TA EAST E-NEWS 22ND AUCUST 2019
To TA East members & friends
From Ferg Muir
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Our next TA EAST Meet is an Expedition into North-West Norfolk on Saturday week – Do give our Pete Martin our Captain (North) your support
SATURDAY 31st AUGUST
Meet at Docking at 10:00 am;
Coffee at Simply Delicious, Bridge Street, Fakenham;
Lunch at Fox and Hounds, Weasenham All Saints.
Further details: Pete Martin 07932 878030
Regional AGM – 10th August.
Thanks to all who attended, we had a good AGM with our main officials deciding to continue, so a major re-think was avoided.
The ride back from Tostock to the Maglia Rosso was a tough proposition with the wind dead in the opposite direction. But for once it was good that this route is mainly a series of zig-zags with right-angled corners. So it was mostly in a half crosswind, and with the mid-summer hedges so dense, the blast often seemed to go clean over the top
Among Harvest Fields on a TricycleFerg Muir
The road race was over. Competitors and marshals were gradually leaving the thatched village hall of Saxlingham Nethergate and dispersing into a warm mid-summer evening.
I had a reasonable collection of notes to help me describe the race for the regional newspapers. No more responsibilities that day, but I had my Higgins and was near enough home to be free to wander.
I found a seat at Saxlingham Green cross roads. Made sure I could read my own notes, picked up a “conker “ prematurely blown down by the recent gale, watched a combine harvester moving between fields, chose a route on the map and trundled off.
Many of the lanes round here follow the centre of elongated greens, sometime little more than wide verges, at others quite extensive commons with scattered houses on the outer edges.
I passed the red phone box that featured in a painting by an artist called Michael Andrews which sold for nearly £700,000 a decade ago. He lived in the parish and it was the sense of timelessness in the area that caught his imagination.
Realising that daylight would probably soon fade I stopped under an oak tree and took photos with dark red Higgins as a focal point.
The road was easy tricycling – nearly flat, mostly through cornfields, but not like the prairies of mid-Norfolk. Here the fields were no more than 20 acres or so, the hedges mostly intact and high, and the defining characteristic was the great number of hedgerow trees. There were few houses and almost no cars.
I took lanes that flanked Brooke Wood on two sides. This wood is not especially spectacular, but it is noted for having retained unchanging boundaries throughout the time since it was first mapped in the eighteenth century. On this cloudy but warm evening it was dusky along the edge of the trees and there were creatures I couldn’t make out flitting among the trees.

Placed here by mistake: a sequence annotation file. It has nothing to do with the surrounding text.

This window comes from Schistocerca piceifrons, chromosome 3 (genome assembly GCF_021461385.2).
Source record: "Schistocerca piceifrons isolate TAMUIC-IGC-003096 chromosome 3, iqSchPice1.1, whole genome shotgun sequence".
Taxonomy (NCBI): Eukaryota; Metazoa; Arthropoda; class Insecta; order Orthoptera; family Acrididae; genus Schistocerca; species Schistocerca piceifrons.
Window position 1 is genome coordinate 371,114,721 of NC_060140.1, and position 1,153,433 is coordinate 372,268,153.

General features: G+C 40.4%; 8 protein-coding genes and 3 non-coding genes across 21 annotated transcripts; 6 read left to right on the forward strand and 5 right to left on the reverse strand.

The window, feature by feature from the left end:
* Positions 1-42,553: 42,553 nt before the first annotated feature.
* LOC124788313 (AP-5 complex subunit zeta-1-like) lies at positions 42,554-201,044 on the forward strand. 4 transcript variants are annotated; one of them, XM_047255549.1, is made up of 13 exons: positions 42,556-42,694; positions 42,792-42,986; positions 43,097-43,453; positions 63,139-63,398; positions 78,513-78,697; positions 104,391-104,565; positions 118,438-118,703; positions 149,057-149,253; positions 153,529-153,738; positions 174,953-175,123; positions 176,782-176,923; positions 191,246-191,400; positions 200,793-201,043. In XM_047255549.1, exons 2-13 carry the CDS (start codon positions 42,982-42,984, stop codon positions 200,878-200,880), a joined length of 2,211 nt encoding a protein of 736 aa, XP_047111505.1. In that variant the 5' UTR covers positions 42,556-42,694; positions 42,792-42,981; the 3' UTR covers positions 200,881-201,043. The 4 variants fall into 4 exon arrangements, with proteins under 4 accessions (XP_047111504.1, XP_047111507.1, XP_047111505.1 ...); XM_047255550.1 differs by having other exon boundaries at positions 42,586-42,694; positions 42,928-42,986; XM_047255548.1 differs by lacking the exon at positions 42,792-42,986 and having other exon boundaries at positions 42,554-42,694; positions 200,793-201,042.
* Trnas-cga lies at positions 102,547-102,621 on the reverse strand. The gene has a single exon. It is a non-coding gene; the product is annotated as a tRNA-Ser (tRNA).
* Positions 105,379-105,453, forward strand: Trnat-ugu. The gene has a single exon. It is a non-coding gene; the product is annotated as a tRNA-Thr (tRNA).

The wood is divided in two by a single wide ride and as my lane passed the end of this I realized the air was full of dragonflies – maybe thirty or forty of them flying in an interlacing unending twirl, filling the space between the two halves of the wood.
These are big insects – three, perhaps four, inches long. I don’t know why they were there. There may well be a pond or ponds nearby, but this isn’t marshy or riverside Norfolk. Perhaps there had been a sudden hatching of some food-source insect
The dusk was too deep to attempt a photo or identification. I could only sit astride the trike and watch quietly, almost overwhelmed by wonder.
Eventually I moved on. The clouds were thinning, allowing the light to hold up. My earlier photos was of standing corn. Now I found a cut field with straw bales and took a few more photographs.
The lane grew narrower and dropped down to a small but water-filled ford. The lane was only one car’s width between the banks, so the middle was earth and debris. There was no room for three tyre-tracks on tarmac so I had to hang on while my rather narrow and racy trike did a dance of its own.
Then through the tiny village of Howe and up the climb into Poringland.
This isn’t for the most part a picturesque village – it is mostly a dormitory settlement on the Bungay–Norwich B-road. But it has the Royal Oak – an entirely suburban-looking pub that has recently become a real-ale haven.
Here a half-pint happily concluded the best part of the evening on three wheels.
There remained only half a dozen miles home and the extraordinary memory of the dragonflies dancing by the wood.
Best Wishes to You All
Ferg Muir 01603 615000, firstname.lastname@example.org